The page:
Kabila seeks regional backing
ANGOLA-CONGOLESE President Joseph Kabila flew into the Angolan capital Luanda this week hoping to convince a summit of regional leaders to back his decision to prolong his stay in power until at least April 2018.
Kabila has told his country of 67.5 million people that he intends to stay past the expiry of his final term this December in order to facilitate a voter registration exercise in preparation for the next elections.
The DRC has been rocked by protests leading to the death of dozens of people. Opposition groups say Kabila’s plan is to stay in power beyond the two-term limit imposed by the constitution.
When the DRC’s eastern neighbours took advantage of an outbreak of political turmoil there to invade in 1998, President Laurent Kabila turned to regional powerhouse Angola for help.
Angola’s jets pounded Rwandan and Ugandan positions inside the DRC and its troops patrolled the streets of the capital, Kinshasa, fearing the installation of a hostile government sympathetic to its own separatists.
That history is why, Joseph, the son, headed to Luanda in search of a helping hand.
Kabila made his pitch at the Talatona Convention Centre on Wednesday where regional power, Angola, is seeking a solution to the fast developing crisis.
It was the 7th Meeting of the Regional Oversight Mechanism for Peace, Security and Cooperation Agreement in his country and in the Great Lakes region.
African Union chairman and Chad President Idriss Déby, Congo President Denis Sassou Nguesso, the special envoy of the UN Secretary General for the Great Lakes region, Said Djinith, the first vice President of Burundi, Gaston Sindimwo and the facilitator of the AU for Policy Dialogue in the Democratic Republic of Congo, Edem Kodjo, were among those attending the crisis summit.
The meeting was an Angolan initiative, which chairs the International Conference on the Great Lakes Region (ICGLR), in cooperation with the AU, SADC – which sent foreign ministers – and UN.
The ICGLR groups Angola, Burundi, the Central African Republic (CAR), Republic of Congo, the Democratic Republic of Congo (DRC), Kenya, Uganda, Rwanda, Sudan, South Sudan, Tanzania and Zambia.
Analysts say this time Kabila cannot count on unalloyed support from Angola and other allies, especially if its leaders start to see him as the problem, rather than the solution to difficulties in the central African giant. But they would also be reluctant to force his abrupt exit, which could leave a power vacuum and plunge the DRC into war.
“Angola prefers a Congo that is weak but stable,” said Jason Stearns, director of the Congo Research Group at New York University.
“If the country becomes seriously unstable, Angola might begin to make its criticism of Kabila more public.”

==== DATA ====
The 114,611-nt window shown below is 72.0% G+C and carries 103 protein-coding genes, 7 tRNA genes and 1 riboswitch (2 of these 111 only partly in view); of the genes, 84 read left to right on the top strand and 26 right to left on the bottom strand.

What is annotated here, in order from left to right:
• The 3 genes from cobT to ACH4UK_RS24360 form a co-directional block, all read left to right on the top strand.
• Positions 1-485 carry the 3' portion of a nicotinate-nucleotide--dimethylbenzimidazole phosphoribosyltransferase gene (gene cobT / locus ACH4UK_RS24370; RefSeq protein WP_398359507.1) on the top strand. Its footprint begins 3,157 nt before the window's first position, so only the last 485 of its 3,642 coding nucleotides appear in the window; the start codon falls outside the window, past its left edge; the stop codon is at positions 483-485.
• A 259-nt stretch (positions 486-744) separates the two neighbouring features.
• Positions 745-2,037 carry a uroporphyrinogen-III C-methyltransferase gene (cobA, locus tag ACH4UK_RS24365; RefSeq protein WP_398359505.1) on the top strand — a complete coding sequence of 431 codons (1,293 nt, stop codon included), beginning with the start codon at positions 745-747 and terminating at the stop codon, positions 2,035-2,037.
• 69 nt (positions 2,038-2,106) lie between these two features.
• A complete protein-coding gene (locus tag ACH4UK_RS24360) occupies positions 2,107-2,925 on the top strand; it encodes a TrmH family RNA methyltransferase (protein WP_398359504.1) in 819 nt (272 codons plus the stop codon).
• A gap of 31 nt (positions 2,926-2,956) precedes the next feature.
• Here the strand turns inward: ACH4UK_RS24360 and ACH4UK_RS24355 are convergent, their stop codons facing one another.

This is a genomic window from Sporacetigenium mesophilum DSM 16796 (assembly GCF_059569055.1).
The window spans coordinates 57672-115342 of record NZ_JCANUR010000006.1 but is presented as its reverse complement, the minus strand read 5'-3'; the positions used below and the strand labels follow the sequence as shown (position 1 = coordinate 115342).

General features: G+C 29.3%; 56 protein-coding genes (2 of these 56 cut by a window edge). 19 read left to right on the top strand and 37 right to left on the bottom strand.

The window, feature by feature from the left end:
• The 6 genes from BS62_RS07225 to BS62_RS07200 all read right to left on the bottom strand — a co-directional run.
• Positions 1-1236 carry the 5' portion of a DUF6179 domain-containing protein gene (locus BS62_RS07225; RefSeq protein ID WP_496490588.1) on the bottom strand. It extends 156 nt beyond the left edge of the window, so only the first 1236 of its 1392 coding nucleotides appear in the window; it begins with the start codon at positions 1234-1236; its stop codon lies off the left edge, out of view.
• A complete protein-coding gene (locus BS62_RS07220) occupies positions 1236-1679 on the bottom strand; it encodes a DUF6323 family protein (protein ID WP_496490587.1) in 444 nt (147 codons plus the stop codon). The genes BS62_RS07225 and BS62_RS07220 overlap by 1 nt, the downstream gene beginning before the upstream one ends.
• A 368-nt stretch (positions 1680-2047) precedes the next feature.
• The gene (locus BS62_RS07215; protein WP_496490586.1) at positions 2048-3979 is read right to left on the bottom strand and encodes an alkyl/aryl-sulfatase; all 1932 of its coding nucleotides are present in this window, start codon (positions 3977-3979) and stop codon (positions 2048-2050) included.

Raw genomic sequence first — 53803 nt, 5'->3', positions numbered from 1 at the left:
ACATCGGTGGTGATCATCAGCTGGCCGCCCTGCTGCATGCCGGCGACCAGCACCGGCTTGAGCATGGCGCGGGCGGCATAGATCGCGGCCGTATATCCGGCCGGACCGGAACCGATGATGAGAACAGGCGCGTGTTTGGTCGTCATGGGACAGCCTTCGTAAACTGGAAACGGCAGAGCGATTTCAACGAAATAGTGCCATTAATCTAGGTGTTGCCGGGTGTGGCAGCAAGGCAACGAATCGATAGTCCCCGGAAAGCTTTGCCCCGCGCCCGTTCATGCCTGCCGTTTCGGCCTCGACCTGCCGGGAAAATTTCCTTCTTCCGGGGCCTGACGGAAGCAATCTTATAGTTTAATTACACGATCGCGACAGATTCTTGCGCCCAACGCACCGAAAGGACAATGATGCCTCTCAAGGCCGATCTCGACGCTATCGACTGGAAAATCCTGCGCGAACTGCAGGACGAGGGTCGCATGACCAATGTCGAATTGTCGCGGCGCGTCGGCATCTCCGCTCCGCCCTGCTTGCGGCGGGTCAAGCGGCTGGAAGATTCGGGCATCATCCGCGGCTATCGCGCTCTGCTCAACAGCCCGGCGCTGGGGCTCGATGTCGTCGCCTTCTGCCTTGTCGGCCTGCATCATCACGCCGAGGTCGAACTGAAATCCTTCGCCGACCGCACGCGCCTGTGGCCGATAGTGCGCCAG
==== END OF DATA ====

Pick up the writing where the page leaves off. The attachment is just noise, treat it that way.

The goal of Kabila’s trip to Luanda was to win support for a deal under which a power-sharing government is to be named leading to elections in 2018, his top diplomatic adviser, Barnabe Kikaya bin Karubi, said.
The main opposition bloc has denounced Kabila’s accord with small opposition groups as a pretext to allow him to cling to power and manoeuvre to change the constitution – charges the government denies.
The government hopes regional recognition of the accord can help stem growing pressure from the United States and Europe on Kabila to stand down.
Even with that vote of confidence, further turmoil would damage Kabila’s image as a guarantor of stability, one diplomat said. The United Nations fears large-scale violence could become “all but inevitable”.
With direct Rwandan or Ugandan intervention in Congo now considered unlikely, Angola’s main fear is an influx of refugees across its 2,600km border if the political situation gets out of hand.
Millions died in the 1998-2003 war that sucked in more than a half-dozen armies, including Zimbabwe and Namibia, which backed Laurent Kabila and then Joseph after his father’s murder in 2001.
Since then, a series of foreign-backed insurrections has caused havoc in the east but without threatening Kabila’s overall authority.
Kikaya said Kinshasa was not worried about weakening support from its allies but recent visits to Rwanda, Uganda and Tanzania suggest Kabila is working hard to shore up regional support.
“He still sees regional alliances as essential in his strategy to extend his time in office – but also possibly to secure personal guarantees in case he is forced out of power,” said Vincent Rouget, Congo analyst at Control Risks.
Economic factors could also complicate Kabila’s strategy. Relations between the DRC and Angola have soured since 2013 due to a dispute over access to offshore oil concessions.
Likewise, South Africa could conclude that Kabila is no longer the best bet to protect its substantial economic interests in Congo. South African President Jacob Zuma was in Luanda this week for meetings with President Eduardo dos Santos, and the situation in the DRC would have featured prominently. – Staff Reporter/Reuters